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FAQ 3005 How does HIPAA interact with the federal confidentiality rules for substance use disorder treatment information in an emergency situation—which rules should be followed?

This is an FAQ regarding authorization for health care providers.

Final

Issued by: Office for Civil Rights (OCR)

How does HIPAA interact with the federal confidentiality rules for substance use disorder treatment information in an emergency situation—which rules should be followed?

Answer:

A health provider that provides treatment for substance use disorders, including opioid abuse, needs to determine whether it is subject to 42 CFR Part 2 (i.e., a “Part 2 program”) and whether it is a covered entity under HIPAA. Generally, the Part 2 rules provide more stringent privacy protections than HIPAA, including in emergency situations. If an entity is subject to both Part 2 and HIPAA, it is responsible for complying with the more protective Part 2 rules, as well as with HIPAA. HIPAA is intended to be a set of minimum federal privacy standards, so it generally is possible to comply with HIPAA and other laws, such as 42 CFR Part 2, that are more protective of individuals’ privacy.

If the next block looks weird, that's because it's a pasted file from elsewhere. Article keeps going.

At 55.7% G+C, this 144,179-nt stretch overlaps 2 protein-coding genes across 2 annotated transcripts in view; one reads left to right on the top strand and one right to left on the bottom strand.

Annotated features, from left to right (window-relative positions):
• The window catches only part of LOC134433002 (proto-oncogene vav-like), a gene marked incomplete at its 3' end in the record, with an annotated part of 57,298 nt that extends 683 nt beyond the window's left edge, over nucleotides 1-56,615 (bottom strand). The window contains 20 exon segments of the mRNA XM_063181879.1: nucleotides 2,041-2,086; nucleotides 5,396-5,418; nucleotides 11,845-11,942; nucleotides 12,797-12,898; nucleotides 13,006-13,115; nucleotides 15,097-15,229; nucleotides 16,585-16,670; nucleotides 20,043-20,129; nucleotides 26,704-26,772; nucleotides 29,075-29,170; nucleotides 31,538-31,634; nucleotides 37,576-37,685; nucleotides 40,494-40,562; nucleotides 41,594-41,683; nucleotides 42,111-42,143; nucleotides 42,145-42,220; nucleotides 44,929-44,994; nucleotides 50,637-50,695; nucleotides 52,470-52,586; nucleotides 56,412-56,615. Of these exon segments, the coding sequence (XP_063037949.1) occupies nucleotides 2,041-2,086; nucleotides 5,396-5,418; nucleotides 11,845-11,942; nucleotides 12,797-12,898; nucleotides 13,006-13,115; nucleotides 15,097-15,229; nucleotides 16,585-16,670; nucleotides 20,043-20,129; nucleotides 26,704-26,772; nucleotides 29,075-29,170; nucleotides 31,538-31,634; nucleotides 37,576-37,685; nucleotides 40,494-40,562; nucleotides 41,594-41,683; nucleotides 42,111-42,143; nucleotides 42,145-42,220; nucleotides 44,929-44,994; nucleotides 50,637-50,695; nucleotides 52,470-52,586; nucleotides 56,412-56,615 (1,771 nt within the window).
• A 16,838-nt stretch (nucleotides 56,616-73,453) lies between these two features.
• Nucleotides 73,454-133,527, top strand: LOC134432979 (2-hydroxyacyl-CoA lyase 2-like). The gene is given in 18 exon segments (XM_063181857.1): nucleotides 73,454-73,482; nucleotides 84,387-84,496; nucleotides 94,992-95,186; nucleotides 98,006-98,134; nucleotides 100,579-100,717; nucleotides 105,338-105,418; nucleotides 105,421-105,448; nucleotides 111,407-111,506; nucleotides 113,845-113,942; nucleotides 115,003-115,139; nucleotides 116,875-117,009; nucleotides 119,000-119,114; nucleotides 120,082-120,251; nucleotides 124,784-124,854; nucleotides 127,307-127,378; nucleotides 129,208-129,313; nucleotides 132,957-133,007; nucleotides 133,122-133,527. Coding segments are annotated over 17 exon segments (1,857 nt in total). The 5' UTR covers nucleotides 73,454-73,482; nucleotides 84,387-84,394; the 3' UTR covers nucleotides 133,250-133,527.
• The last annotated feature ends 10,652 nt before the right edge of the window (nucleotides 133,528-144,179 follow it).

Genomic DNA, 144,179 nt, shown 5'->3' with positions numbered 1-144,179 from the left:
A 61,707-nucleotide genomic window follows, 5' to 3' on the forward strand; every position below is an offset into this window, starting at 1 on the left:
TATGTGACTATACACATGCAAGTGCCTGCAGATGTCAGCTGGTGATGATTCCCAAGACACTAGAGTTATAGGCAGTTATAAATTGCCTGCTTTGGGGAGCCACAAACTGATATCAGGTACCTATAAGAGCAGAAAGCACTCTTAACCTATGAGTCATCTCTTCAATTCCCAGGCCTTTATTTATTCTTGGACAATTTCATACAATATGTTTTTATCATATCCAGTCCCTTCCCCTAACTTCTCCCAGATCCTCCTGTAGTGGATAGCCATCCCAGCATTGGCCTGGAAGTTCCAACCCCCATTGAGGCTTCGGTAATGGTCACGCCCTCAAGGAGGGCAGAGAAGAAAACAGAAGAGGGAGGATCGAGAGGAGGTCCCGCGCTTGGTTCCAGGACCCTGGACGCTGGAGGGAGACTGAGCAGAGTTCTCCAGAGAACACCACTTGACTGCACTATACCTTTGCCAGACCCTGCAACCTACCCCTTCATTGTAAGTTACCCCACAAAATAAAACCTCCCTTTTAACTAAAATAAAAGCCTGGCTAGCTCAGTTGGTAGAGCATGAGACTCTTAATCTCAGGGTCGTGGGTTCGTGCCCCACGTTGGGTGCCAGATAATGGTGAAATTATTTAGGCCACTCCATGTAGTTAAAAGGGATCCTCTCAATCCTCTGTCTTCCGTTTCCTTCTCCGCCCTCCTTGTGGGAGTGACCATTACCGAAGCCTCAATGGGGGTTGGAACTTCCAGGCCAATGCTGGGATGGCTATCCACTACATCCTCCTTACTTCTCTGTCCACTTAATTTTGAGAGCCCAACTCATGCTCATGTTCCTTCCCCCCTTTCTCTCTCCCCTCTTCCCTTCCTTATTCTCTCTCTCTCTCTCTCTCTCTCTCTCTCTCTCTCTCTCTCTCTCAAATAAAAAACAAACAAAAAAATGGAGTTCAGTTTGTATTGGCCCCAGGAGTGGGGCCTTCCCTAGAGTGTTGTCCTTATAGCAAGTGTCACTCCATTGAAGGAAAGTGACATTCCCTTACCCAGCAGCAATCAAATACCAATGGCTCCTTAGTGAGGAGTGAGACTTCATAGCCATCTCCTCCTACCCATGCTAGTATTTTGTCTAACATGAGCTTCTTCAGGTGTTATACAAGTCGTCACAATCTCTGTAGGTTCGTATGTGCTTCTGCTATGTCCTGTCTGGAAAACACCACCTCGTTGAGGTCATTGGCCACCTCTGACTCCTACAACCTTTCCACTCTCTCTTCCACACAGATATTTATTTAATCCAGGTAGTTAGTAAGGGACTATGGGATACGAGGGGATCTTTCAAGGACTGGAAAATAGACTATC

For example, HIPAA permits disclosure of protected health information (PHI) for treatment purposes (including in emergencies) without patient authorization, and allows PHI to be used or disclosed to lessen a threat of serious and imminent harm to the health or safety of the patient or others (which may occur as part of a health emergency) without patient authorization or permission. Because HIPAA permits, but does not require, disclosures for treatment or to prevent harm, if Part 2 restricts certain disclosures during an emergency, an entity subject to both sets of requirements could comply with Part 2’s restrictions without violating HIPAA.

For more information about applying 42 CFR Part 2 in an emergency, see https://www.samhsa.gov/about-us/who-we-are/laws-regulations/confidentiality-regulations-faqs

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